Marley Dias is the 12-year-old creator of the #1000BlackGirlBooks campaign. In an effort to provide more diversity in books for younger children, for almost a year Dias has been collecting books with black girls as the main character and donating them to school libraries. She recently spoke with American Libraries regarding her progress with the campaign and what she has planned next.
How many books have you collected so far?
I’ve collected 7,000 books and donated them to six different cities since November 2015.
How did you start the campaign?
In my 5th-grade class, I saw that books like Where the Red Fern Grows, the Shiloh series, and Crash all weren’t featuring black girls, and those were the books being assigned. So I told my mom, and she said, “Well, what are you going to do about it?” So that’s really how the campaign started. I wanted to collect 1,000 books where black girls are the main characters and donate them to the high school in St. Mary, Jamaica, that my mother attended, so I would be able to give back to her community.
How do you balance school and the campaign?
It’s something I’m really passionate about, and I know what my boundaries are for school. So if I’m really struggling with something, I know that I need to calm down and just focus on the things that I can take slowly instead of rushing through everything. I try to enjoy every moment I have.
Where else have you distributed books?
I’ve also donated to my elementary school in West Orange, New Jersey, which is another kind of full circle of giving back because that’s where the problem of not seeing diverse books started for me. I wanted to make sure I could solve that problem for people younger than me. I’ve also donated to schools in Newtown, Connecticut; Philadelphia; and Newark, New Jersey, as well as to a project that offers books about dancing and girls of color in dance.
How can libraries diversify their book collections?
I wish school buses would make stops at libraries, because I know that my hometown library (West Orange, N.J.) is pretty diverse in its resources. But our bus doesn’t stop there, so no one can go if they don’t have a guardian with them. Which I know is kind of difficult for some kids who need that information or need a computer. Sometimes the books that get recommended aren’t the books that the kids really want to read. So I wish that there was somehow a committee of people who would choose books for kids based on kids’ input.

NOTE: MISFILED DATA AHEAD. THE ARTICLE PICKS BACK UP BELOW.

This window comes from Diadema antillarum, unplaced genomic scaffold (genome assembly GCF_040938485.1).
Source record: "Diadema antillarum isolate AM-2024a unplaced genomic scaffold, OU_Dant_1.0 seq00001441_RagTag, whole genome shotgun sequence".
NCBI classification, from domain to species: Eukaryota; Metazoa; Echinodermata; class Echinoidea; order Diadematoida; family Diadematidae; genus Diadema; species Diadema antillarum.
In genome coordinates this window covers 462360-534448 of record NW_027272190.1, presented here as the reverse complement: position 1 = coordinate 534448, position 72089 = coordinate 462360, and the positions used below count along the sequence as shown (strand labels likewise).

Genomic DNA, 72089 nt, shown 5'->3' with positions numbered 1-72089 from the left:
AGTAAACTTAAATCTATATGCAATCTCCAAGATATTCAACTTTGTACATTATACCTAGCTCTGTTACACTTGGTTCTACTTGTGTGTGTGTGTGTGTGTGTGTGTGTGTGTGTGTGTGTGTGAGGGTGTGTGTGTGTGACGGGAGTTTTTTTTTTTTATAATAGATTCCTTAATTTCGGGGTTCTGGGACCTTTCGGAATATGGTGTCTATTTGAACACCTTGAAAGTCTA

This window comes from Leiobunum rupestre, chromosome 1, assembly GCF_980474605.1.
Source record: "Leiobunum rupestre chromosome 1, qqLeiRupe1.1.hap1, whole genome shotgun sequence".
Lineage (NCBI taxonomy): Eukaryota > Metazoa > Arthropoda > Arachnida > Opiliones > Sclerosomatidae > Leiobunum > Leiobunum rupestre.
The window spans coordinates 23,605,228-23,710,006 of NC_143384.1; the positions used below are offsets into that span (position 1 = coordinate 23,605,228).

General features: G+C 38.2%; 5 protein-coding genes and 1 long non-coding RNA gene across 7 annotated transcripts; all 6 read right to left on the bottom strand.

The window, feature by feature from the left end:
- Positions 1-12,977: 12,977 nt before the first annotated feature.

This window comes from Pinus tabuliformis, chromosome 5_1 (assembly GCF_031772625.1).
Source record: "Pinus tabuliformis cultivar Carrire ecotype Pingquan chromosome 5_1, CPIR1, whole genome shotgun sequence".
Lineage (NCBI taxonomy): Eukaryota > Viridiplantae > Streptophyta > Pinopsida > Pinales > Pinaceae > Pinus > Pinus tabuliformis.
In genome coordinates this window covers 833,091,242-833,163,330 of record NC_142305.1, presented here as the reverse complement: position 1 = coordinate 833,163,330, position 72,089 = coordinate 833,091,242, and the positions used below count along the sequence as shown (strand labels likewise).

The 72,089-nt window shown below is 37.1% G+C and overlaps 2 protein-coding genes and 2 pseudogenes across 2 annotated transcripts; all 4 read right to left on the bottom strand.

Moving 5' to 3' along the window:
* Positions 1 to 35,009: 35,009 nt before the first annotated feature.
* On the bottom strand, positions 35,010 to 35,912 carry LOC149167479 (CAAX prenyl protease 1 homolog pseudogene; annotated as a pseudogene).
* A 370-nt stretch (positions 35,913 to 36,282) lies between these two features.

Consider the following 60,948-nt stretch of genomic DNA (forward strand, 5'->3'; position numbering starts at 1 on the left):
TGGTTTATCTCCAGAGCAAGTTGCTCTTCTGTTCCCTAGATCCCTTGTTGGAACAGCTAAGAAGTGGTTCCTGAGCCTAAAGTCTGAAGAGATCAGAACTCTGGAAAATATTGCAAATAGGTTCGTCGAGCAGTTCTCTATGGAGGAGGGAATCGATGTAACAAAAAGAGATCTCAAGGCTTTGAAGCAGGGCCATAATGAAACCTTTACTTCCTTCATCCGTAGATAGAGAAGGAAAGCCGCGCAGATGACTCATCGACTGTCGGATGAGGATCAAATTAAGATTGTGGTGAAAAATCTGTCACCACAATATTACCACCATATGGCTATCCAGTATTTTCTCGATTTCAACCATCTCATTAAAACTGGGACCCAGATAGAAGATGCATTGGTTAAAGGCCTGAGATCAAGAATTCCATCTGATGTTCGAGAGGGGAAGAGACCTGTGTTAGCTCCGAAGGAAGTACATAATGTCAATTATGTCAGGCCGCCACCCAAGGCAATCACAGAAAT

What other role has your local library played?
My local library has played a giant role in my becoming a better reader. When I was younger, my mom and I used to go very often, and we would get these books about each letter of the alphabet. I think that those are the kinds of books that made reading more exciting. At school every year we had a library presentation. It encouraged kids to read more, and I think that made it a lot more fun for other kids to understand how cool reading is.
What’s next for you?
We’re going to Baton Rouge, Louisiana, to help people affected by the flooding and to donate books and fun things for kids and mothers. Because I’ve never gone through an experience as traumatic as something happening to my home, I want to help people who have experienced that. I also want to write a book about black girls’ lives. I think it’s going to be a fun journey to write the book. I’m not sure of the exact timeframe, but I’m thinking of ideas.
Donate books to GrassRoots Community Foundation, 59 Main Street, Suite 323, West Orange, NJ 07052, or at grassrootscommunityfoundation.org.